If you're relocating permanently to another state or territory, updating your documentation is advisable.
LIVING WILLS – SOUTH AUSTRALIA
In South Australia, you can appoint a Substitute Decision-Maker through an Advance Care Directive. The form requires the signature of an independent authorised witness, like a Justice of the Peace, lawyer, doctor, nurse, pharmacist, teacher, or public servant (with more than five years of service). Download the Advance Care Directive Form (SA).
In Victoria, an Appointment of Medical Decision Maker allows you to formally appoint someone for medical matters. This document must be witnessed by two independent adults, including an authorised witness like a Justice of the Peace, lawyer, doctor, nurse, pharmacist, or teacher. Create an Advance Care Directive alongside it for a detailed outline of your medical values and preferences. Both documents should be witnessed by two independent adults, with one being a registered medical practitioner. More information and forms are available here.
In New South Wales, the living will is referred to as an Advance Care Directive. It can be a simple written document without witness and still be legally enforceable. However, a signed Advance Care Directive is the recommended way to ensure your wishes are recorded. Learn more about Making an Advance Care Directive (NSW).
Queensland terms its living will as an Advance Health Directive. The form must be completed by a doctor (Section 5) and witnessed by someone at least 21 years old, such as a Justice of the Peace, commissioner for declarations, lawyer, or notary public. Download the Advance Health Directive (QLD).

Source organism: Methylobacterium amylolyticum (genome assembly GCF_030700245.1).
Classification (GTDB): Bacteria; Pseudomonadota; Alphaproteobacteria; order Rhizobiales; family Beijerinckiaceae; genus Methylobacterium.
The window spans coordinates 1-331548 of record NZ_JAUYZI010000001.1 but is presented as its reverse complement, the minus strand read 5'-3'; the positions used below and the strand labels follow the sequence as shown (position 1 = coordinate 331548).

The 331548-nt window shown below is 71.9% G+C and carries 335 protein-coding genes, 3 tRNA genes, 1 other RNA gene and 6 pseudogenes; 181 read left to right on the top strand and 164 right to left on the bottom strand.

In Western Australia, a living will is called an Advance Health Directive, impacting future medical treatment, life-sustaining measures, and palliative care. For legal validity, it must be witnessed by an authorised person, with a statement confirming prior legal or medical advice. Download the Advance Health Directive (WA).
In the ACT, it is referred to as a Health Direction and must be signed by two witnesses in each other's presence and the person making the direction. Download the Health Direction form (ACT).
Tasmania designates it as an Advance Care Directive for Care at the End of Life, requiring a witness over 18 who is unrelated and not a known beneficiary. Download the Advance Care Directive (TAS).
In the Northern Territory, it's known as an Advance Personal Plan. Validity demands a signature by an authorised witness, including commissioners for oaths, doctors, nurses, pharmacists, accountants, social workers, or school principals. Download the Advance Personal Plan (NT).
Much like other estate planning documents, a living will is a crucial legal instrument. It serves to communicate your end-of-life wishes, especially concerning medical decisions, when you might be unable to express them yourself. Ensure these documents are current and securely stored. Keep a copy in a safe place, share another with your appointed decision-maker, a trusted family member, or lawyer, and continue living life on your terms!
Navigating end-of-life decisions can be challenging, but Funera Sydney is here to support you. Whether you're considering a living will or need assistance with other funeral arrangements, our compassionate team is ready to guide you. Feel free to reach out to us at www.funera.sydney/contact-us or through our dedicated phone lines:
- Sydney Main: (02) 9954 6655
- Sydney: (02) 9954 6655
- Newcastle: (02) 4955 1110
- Wollongong: (02) 4243 8755
Funera Sydney, providing caring assistance when it matters most.